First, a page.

Deidentified data sets were provided by the American Board of Plastic Surgery for 1093 candidate surgeons who submitted 9-month case lists over a 5-year period (2014 to 2018). No candidates had requested that their data be withheld from research use. The data set was aggregated by physician (assigned a random number by the American Board of Plastic Surgery) for the following outcome variables: total work relative value units, work relative value units per case, number of CPT codes per case, total number of cases, number of major cases, number of minor cases, surgeon sex, primary state or country of residence, and surgical sites (hospitals, surgery centers, office settings). CPT cases were converted to work relative value units using the 2019 National Physician Fee Schedule Relative Value File January Release.24 Codes from earlier in the data collection period, which had been deleted by December of 2018, were converted to the most similar current code.

The per-case work relative value unit was calculated by dividing total work relative value units by total number of cases. Percentage differences are calculated as follows: (female-male/male).

Fifty-seven surgeons were not included in data assessment because they practiced outside the continental United States/Alaska/Hawaii (21 from Canada, three from Puerto Rico) or their location of practice could not be determined from the data set (n = 33). The final database used for analysis included 1036 surgeons.

A list of operative sites included by each candidate—unlinked from the candidate surgeon’s original code number—was provided to the authors. Sites were then subclassified by the authors as academic, independent academic medical center, military, private, and not able to assess. Some operative sites had names that were not definitively associated with an academic center; however, a surgeon who operated at an academic center was classified as an academic surgeon. If the institution was classified as an independent academic medical center, the surgeon was listed as independent. Those who operated solely at military settings were classified as military. If they operated at Veterans Health Administration hospitals and academic centers, they were classified as academic. Surgeons who worked at community hospitals, surgery centers, and office-based centers with no academic, independent academic, or military affiliations were listed as private. If the surgical site could not be definitively stratified as academic, independent, military, or private, it was listed as not able to assess (e.g., clinic and procedure room). Once the sites had been defined as one of the above five categories, the data sheet was returned to the American Board of Plastic Surgery. The original coded list of surgeons was then returned with the added worksite classification column.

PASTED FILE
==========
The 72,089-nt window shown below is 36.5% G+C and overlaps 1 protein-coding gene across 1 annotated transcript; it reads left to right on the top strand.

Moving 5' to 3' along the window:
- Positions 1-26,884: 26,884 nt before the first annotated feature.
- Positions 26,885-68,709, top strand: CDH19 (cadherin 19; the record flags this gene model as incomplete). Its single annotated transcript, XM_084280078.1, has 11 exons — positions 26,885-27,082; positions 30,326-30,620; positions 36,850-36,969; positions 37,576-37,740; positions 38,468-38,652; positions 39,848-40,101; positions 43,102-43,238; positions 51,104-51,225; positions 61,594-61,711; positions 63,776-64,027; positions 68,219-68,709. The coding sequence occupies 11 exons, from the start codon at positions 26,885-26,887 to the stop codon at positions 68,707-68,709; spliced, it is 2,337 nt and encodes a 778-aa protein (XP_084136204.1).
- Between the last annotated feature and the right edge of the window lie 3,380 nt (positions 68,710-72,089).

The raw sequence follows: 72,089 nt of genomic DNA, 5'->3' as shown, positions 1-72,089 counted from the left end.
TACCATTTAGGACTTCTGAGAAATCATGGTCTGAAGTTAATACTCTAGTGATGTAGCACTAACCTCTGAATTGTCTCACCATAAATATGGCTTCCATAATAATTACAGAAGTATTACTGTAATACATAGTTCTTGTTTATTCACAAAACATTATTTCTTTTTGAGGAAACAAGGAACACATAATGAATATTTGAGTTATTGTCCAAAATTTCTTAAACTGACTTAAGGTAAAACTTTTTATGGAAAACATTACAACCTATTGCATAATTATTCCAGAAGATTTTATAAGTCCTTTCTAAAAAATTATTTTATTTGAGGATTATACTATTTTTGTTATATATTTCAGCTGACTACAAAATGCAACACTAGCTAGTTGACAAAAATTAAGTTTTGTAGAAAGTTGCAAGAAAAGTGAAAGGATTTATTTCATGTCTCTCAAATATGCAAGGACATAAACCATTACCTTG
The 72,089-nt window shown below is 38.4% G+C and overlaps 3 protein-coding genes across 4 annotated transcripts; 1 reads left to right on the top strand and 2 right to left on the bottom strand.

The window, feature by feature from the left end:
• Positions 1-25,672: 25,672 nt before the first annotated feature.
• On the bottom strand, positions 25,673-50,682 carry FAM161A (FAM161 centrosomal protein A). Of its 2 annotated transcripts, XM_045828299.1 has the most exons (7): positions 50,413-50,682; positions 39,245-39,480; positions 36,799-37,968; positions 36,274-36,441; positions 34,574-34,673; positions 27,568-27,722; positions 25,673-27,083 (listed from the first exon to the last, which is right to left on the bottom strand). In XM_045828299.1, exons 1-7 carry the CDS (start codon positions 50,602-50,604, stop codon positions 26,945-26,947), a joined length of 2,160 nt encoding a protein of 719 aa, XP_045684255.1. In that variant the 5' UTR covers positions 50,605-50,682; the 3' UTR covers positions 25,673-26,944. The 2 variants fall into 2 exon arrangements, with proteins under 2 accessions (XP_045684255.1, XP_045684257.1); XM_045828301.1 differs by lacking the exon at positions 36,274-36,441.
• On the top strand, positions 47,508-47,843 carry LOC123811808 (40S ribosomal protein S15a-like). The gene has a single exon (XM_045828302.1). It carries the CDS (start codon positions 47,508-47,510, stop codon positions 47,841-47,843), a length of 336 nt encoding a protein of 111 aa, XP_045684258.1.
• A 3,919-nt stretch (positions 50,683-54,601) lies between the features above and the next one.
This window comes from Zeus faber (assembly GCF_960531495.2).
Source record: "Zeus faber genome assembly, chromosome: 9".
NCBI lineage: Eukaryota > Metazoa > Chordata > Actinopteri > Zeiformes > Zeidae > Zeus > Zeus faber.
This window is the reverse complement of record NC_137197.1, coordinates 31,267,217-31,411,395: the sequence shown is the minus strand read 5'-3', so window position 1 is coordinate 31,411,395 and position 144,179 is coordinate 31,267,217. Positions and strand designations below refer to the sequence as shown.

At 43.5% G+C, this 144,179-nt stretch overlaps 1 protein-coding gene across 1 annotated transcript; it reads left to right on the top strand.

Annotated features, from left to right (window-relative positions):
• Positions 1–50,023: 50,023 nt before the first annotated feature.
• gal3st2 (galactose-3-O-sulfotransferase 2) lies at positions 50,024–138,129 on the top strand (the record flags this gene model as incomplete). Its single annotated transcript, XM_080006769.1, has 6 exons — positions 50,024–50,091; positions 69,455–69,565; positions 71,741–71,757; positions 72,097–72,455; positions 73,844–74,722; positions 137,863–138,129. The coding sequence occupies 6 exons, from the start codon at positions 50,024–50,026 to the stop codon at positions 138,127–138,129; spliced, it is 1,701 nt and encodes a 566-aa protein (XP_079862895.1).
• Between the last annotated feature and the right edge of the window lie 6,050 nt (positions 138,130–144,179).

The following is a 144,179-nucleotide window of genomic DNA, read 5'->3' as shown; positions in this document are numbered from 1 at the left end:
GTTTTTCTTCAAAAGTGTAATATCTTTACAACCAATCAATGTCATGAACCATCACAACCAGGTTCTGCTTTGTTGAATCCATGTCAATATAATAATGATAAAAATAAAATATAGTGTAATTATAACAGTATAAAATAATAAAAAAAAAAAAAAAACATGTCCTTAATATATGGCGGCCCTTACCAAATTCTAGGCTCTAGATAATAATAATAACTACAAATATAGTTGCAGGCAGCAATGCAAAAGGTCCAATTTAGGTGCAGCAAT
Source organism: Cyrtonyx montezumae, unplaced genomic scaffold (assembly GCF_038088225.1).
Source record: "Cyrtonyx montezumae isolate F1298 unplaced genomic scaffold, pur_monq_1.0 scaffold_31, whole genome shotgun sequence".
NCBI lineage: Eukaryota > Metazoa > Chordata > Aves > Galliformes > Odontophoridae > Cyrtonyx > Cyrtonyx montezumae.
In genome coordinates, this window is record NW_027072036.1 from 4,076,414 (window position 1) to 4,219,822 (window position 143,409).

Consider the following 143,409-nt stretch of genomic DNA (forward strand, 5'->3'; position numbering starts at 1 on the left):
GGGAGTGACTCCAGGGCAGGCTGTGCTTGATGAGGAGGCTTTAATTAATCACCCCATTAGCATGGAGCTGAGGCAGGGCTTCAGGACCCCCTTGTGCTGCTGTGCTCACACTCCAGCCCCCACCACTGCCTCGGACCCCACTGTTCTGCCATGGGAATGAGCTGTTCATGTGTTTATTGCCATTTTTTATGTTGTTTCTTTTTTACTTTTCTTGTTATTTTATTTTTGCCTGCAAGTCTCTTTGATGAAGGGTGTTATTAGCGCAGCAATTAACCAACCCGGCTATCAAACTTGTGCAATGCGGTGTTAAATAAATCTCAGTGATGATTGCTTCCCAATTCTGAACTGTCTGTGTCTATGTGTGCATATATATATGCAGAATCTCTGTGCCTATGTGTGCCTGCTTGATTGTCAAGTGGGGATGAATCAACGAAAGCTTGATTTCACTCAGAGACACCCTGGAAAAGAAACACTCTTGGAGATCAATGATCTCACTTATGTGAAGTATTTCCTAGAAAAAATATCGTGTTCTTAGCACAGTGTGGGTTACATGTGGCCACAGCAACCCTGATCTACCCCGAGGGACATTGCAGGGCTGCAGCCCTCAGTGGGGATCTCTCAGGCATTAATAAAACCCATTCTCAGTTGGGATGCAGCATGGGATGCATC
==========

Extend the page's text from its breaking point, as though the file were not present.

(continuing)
Physician Level Data (Aggregate)

Average work relative value units, work relative value units per case, and number of codes per case were modeled by gender using a generalized linear model for log-normal distributions. Total cases, major cases, and minor cases were modeled by gender using a generalized linear model for negative binomial distributions. The p values for main effect differences were reported.

The outcome variables (work relative value units total, work relative value units per case, number of CPT codes per case, number of total cases, and numbers of major and minor cases) were also modeled by gender and category of institution. An interaction term was included in the models to determine whether differences between male and female surgeons were dependent on or influenced by category of institution, and to allow for comparisons between sexes within category of institution. Mean values with 95 percent confidence interval for sex by type of institution were reported, as were p values for the comparisons of sex within each category of institution.

All statistical analyses were run using Proc Glimmix, allowing for fitting of generalized linear models (log-normal and negative binomial), and deriving main effect and interaction p values for hypothesis tests or p values for estimated mean comparisons (SAS version 9.2; SAS Institute, Inc., Cary, N.C.). Classic sandwich estimation was used to adjust for any model misspecification. Familywise alpha was maintained at 0.05 using the Holm adjustment for multiple comparisons. Means with 95 percent confidence intervals are reported. Percentage difference in outcome means between male and female surgeons were also calculated. A 10 percent minimum difference was set a priori as statistically significant. Adjusted p values are reported unless otherwise stated.


Global Case Data

The number of cases in the 9-month case submission period submitted by all 1036 surgeons ranged from 41 to 986, with a median of 103 cases. The median number of CPT codes per case was 1.82. The range of major cases for all surgeons was 15 to 818, with a median of 72; the range of minor cases was 0 to 374, with a median of 29. The total value of work relative value units ranged from 435 to 51,037 with a median of 2973.